L TO R Rob Corcoran(Hope In The Cities), Rev. Lawrence Wofford(President, Selma NAACP),Felicia Lucky(Executive Director, Blackbelt Community Foundation), Rev. Robert Turner, Jr.(Projected Manager, BBCF, Callie Greer(Selma Center),Brandon Oconnor(Selma Center) and Ainka Jackson(Executive Director, Selma Center For Non-Violence, Truth and Reconcialtion). Not pictured is photographer Randy Williams(Publisher,Selma Post Herald/Talk Show host WHBB’S Viewpoint.)
Richmond, Va. -October 16 and 17, 2017 as part of W.K. Kellogg Foundations' Truth, Racial Healing and Transformation(TRHT) national initiative. A delegation from Selma comprised of representatives of The Blackbelt Community Foundation and members of its Multi-Sector Team and The Selma Center for Non-Violence, Truth and Reconciliation visited Richmond, Va. to get first hand information from Initiatives Of Change and Hope in the Cities, organizations considered as models in effectively starting a transformation process in race relations. But the trip almost didn't happen. Had it not been for the persistence of Ainka Sanders Jackson, (Executive Director of The Selma Center for Nonviolence, Truth and Reconciliation) and Delta Airlines Supervisors. What happened was a delay in flights to Montgomery caused the original itinerary's schedule to miss connections in Atlanta to Richmond which would have led to the trip being cancelled or rescheduled. Ainka got on the phone with Delta Airline supervisors and they were able to rework the itinerary. In fact some members got an upgrade to first class in seating by Delta as a result.
Once arriving in Richmond the delegation was met by Sylvester “Tee” Turner, Director of Reconciliation Programs who took the group to lunch at Mama's, a Soul Food restaurant in Richmond where they were met by Hope in the Cities Founder Rob Corcoran. After lunch they went to Initiatives Of Change headquarters where for several hours they exchanged in dialogue with staff and advisory board members about the process of racial healing and transformation in Richmond and Selma. The next day the group was again met by Sylvester "Tee" Turner at the Marriot Hotel from where he led them on a tour of significant sites relevant to Initiatives Of Change's experience in Richmond.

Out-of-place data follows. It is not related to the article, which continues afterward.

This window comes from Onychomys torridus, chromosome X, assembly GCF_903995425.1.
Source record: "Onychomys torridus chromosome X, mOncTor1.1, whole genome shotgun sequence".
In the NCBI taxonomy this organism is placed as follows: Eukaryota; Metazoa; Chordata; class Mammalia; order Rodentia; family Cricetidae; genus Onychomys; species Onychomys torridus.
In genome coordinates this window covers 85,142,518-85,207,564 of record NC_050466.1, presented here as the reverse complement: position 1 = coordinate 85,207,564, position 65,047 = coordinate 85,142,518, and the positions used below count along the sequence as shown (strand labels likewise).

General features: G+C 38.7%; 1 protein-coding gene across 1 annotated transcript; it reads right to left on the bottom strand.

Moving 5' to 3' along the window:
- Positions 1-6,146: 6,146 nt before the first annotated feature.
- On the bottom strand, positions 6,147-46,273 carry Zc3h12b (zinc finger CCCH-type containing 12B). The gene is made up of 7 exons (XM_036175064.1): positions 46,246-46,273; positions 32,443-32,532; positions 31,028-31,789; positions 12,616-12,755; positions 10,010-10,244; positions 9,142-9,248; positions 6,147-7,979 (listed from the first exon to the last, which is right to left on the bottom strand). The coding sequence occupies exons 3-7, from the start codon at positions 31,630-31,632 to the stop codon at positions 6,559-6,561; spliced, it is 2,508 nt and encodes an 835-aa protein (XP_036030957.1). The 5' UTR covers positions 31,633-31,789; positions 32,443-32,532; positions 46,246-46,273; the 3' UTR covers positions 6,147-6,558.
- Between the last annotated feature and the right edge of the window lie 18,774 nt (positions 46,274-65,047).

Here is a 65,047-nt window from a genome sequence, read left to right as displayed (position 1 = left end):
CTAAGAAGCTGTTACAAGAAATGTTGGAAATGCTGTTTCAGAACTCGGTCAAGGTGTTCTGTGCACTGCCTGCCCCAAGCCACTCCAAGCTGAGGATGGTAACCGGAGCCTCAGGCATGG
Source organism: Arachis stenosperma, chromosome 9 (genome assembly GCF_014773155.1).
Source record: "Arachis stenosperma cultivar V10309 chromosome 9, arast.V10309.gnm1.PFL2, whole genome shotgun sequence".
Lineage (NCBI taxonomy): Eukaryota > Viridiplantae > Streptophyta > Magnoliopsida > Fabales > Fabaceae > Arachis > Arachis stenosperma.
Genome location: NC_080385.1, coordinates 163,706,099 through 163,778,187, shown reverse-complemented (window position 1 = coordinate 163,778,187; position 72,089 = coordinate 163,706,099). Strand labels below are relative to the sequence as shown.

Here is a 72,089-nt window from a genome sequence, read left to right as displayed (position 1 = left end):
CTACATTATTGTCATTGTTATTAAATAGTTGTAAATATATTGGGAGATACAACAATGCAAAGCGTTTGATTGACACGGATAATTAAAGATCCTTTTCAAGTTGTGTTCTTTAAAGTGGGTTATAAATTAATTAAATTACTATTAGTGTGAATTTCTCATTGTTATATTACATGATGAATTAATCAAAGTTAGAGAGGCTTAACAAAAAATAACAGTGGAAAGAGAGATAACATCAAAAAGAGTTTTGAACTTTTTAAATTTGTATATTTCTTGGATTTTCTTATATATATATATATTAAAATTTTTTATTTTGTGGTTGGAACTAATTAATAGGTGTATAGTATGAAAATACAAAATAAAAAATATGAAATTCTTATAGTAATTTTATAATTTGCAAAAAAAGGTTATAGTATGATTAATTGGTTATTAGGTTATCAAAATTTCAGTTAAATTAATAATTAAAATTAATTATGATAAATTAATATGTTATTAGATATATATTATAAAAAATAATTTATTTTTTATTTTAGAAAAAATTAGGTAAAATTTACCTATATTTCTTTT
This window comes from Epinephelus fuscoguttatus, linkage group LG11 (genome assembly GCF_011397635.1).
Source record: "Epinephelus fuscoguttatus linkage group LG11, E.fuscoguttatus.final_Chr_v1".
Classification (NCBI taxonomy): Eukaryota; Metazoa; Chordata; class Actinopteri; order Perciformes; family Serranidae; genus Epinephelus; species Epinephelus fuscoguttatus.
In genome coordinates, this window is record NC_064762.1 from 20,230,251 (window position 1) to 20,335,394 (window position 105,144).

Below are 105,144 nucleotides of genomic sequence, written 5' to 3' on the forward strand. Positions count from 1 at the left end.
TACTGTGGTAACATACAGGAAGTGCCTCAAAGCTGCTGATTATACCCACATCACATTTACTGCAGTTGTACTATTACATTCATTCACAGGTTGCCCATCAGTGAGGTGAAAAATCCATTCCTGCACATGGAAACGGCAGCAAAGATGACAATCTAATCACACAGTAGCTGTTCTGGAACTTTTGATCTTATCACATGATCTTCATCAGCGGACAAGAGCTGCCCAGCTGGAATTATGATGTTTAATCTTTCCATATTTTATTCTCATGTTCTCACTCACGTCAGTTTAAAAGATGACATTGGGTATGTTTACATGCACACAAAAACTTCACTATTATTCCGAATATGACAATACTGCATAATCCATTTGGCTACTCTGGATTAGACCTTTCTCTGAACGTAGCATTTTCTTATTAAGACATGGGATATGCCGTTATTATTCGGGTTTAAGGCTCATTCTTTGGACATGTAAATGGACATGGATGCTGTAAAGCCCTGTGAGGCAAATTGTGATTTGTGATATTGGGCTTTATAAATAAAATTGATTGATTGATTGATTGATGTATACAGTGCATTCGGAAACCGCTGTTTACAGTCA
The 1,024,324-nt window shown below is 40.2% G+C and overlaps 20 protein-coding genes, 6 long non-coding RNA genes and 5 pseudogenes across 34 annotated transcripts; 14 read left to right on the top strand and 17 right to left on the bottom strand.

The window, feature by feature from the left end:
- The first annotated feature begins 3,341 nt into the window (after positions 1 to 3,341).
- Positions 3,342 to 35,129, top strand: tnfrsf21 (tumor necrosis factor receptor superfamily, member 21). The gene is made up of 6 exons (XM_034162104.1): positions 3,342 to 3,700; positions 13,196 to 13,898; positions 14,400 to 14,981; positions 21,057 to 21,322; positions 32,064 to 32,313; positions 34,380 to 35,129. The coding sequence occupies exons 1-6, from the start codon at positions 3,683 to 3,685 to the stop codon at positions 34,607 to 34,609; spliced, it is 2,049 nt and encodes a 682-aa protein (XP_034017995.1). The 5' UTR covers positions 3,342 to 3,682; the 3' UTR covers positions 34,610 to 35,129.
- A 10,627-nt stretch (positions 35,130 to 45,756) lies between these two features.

"Tee" took them to five sites representing "How we used history to support the healing work that needs to take place in our community". The first site was at the highest point in Richmond at Libby Hill Park where a monument to Confederate soldiers is erected.
"One of the things I have learned from doing this is when I can validate your sacred story it's much easier for you to validate my sacred story. When we both validate each others' sacred story then we find a common ground we can begin to build from". He went on to explain that Libby Hill is a site for Richmonders, Native Americans, African Americans and Confederate Soldiers. Watch the video to hear his full presentation. The second site was across the street from the home of Elizabeth Van Lou, a Northern spy during the Civil War. The was originally located in Richmond's wealthiest part of town and diagonally across the street from Saint John's Episcopal Church where Patrick Henry gave his infamous "Give me liberty or give me death" speech. He went on to tell the story of Mary Bouser a slave Van Lou inherited with a photographic memory. Van Lou freed her and sent her North to be educated. Bouser returned to Richmond as the Civil War was breaking out and because the wife of Jefferson Davis needed a maid Van Lou sent Bouser. General Ulysses Grant later said that the most valuable information from Richmond came from Van Lou via Bouser. From this location Tee stresses that women played a role in the Union victory and that African Americans fought for their freedom. The group was taken to three other sites; The starting point of the Richmond Slavery Trail where enslaved Africans were imported and exported in Richmond; Lumpkin's Slave Jail and the Reconciliation Statue.